Fractional distillation is a technique used to separate close boiling materials and to produce high purity distillates.
In simple distillation, all the material that is vaporized is collected in the receiver.
This gives some purification.
In fractional distillation, not all of the vaporized material is collected. Some vaporized material is allowed to flow back down the fractional distillation column (reflux) so that it can be distilled again and again. This repeated distillation due to refluxing further separates the close boiling materials and produces higher purities then by simple distillation.
Purification is further aided by the fractional distillation column. Inside the distillation column, packing or a spinning band is used to maximize the contact between the ascending vapor and the descending reflux. More vapor liquid contact equates to a better fractionation.
A vapor-liquid diagram of an ideal binary mixture is helpful in visualizing the fractional distillation process.
The bottom curve is the liquid mixture and the top curve is the vapor mixture. In this example, a starting liquid mixture at C1 is used.
The first vaporization follows the blue line to the left with a corresponding increase in purity. This vapor is then condensed and returned to the boiler (follow the white line down to the liquid curve at C2). This is a single step in the fractionating process. The blue and white lines combined even look like a step.
Each step moves the purity to a higher level. The better the fractional distillation column and the higher the amount of reflux gives more “steps” and therefore a higher purity.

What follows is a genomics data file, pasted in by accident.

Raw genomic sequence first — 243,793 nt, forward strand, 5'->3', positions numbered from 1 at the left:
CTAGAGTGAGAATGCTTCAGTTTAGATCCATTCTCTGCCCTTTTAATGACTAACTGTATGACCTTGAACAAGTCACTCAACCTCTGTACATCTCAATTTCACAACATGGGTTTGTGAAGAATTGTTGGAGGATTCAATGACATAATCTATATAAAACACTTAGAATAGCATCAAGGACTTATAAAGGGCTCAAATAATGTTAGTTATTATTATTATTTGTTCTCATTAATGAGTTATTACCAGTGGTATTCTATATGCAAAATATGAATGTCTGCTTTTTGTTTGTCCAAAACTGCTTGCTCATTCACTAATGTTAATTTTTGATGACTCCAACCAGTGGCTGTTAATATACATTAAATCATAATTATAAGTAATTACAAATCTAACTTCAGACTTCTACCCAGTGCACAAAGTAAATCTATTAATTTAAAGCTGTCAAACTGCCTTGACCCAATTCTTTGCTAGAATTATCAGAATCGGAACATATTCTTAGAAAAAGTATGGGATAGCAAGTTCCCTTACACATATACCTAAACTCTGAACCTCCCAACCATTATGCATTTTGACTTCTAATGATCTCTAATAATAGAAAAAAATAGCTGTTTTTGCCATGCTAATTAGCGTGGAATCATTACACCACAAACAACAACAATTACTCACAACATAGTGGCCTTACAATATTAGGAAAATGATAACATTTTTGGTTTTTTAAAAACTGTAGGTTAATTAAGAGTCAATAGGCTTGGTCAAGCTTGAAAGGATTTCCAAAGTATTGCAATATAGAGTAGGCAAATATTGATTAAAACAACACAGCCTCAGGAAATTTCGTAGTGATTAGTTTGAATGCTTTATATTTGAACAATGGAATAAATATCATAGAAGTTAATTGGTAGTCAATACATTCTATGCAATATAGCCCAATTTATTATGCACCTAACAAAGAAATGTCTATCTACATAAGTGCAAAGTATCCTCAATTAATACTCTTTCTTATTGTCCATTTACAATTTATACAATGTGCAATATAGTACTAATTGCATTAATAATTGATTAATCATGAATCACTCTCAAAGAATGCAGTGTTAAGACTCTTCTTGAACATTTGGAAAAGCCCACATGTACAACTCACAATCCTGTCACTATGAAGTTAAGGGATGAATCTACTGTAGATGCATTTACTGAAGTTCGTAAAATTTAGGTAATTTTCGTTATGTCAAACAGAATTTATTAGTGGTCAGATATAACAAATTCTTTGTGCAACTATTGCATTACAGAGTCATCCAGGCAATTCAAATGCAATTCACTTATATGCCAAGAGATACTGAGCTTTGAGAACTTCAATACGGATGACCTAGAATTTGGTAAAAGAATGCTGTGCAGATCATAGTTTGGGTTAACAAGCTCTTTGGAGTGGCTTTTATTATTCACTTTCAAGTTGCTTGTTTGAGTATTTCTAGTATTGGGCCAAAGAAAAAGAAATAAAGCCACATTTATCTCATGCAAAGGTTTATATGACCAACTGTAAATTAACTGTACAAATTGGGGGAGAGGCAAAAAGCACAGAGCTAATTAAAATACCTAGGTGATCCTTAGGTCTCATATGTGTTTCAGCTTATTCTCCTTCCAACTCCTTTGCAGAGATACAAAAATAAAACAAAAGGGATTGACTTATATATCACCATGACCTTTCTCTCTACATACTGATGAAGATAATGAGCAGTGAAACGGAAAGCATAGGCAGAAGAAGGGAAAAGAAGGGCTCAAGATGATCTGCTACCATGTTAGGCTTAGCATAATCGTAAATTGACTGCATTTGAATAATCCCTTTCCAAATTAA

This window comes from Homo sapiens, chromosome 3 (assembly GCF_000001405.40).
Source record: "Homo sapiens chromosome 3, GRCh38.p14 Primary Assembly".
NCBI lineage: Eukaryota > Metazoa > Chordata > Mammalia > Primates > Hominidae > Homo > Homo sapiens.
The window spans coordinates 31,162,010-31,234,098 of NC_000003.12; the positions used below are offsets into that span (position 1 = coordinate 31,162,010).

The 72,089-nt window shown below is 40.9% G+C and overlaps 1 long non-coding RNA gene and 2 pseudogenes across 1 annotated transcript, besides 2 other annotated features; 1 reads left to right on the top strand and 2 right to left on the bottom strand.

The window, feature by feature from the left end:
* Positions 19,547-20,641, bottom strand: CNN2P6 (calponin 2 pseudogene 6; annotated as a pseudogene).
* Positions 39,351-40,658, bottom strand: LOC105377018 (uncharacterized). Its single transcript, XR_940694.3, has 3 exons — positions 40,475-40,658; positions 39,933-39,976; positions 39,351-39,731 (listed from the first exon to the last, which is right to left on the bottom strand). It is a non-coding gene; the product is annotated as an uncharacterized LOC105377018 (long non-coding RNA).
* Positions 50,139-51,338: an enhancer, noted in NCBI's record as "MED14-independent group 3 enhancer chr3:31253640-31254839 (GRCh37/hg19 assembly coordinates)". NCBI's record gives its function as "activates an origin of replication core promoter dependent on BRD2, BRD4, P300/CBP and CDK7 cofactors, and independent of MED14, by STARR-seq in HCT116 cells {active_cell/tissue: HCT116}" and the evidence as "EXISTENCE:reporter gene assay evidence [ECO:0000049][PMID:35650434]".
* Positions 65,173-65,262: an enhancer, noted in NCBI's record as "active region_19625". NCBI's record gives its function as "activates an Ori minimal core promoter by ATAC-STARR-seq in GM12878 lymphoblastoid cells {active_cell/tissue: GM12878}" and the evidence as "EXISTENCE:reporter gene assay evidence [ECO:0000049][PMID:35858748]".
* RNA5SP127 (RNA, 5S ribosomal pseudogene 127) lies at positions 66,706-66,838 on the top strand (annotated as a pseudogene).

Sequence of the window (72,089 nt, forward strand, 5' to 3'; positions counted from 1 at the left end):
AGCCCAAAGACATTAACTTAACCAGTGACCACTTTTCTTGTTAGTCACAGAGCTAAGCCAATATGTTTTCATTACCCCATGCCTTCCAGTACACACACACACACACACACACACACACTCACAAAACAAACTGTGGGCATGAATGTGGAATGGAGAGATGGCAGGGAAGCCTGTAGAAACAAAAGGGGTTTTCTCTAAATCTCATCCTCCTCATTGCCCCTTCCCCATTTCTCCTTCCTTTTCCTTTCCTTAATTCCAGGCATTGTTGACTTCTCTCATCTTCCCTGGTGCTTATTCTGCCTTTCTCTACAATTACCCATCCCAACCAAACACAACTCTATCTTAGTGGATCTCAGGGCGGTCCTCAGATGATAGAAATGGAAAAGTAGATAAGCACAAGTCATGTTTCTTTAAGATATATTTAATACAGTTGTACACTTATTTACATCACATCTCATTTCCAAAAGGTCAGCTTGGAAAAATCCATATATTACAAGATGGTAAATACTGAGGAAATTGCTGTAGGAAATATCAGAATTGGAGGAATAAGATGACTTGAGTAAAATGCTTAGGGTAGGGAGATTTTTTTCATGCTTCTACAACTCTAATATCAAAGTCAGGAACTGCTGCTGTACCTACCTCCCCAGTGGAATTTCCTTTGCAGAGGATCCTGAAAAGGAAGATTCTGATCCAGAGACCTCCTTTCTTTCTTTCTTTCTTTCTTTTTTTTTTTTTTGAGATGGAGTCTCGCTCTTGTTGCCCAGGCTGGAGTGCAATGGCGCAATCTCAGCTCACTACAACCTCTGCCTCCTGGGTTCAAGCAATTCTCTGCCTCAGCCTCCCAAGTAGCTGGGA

Fractional distillation is used for the distillation of crude oil in the petroleum industry. The fractional distillation of the crude oil is the starting point for the manufacturing of gasoline, lubricating oil, diesel, fuel oil, chemicals and plastics. B/R makes models for the fractional distillation of crude oil on the laboratory scale according to ASTM D2892 and D5236. The models provide a lab scale simulation of the fractional distillation process in the refinery.
A similar application is the application of fractional distillation to bio-diesel. Bio-diesel production yields undesirable by-products such as methanol and glycerin. Fractional distillation is used to remove these so that the bio-diesel is suitable for use.
The essential oil, flavor and fragrance industry also use fractional distillation. Raw essential oils are extracted from various plants such as mint, clove, tee tree and patchouli for example. The raw oil contains impurities that have a bad flavor or odor. Fractional distillation is used to remove or reduce these impurities. B/R makes a wide variety of fractional distillation systems to purify essential oils. Equipment capacity ranges from 5 ml up to 2000 liters.
Solvent recycling and solvent purification is another key area where fractional distillation technology is applied. Industry and laboratories use large amount of solvents. Used solvents contain contaminants that can be removed by fractional distillation. The recycled solvents have purities suitable for re-use.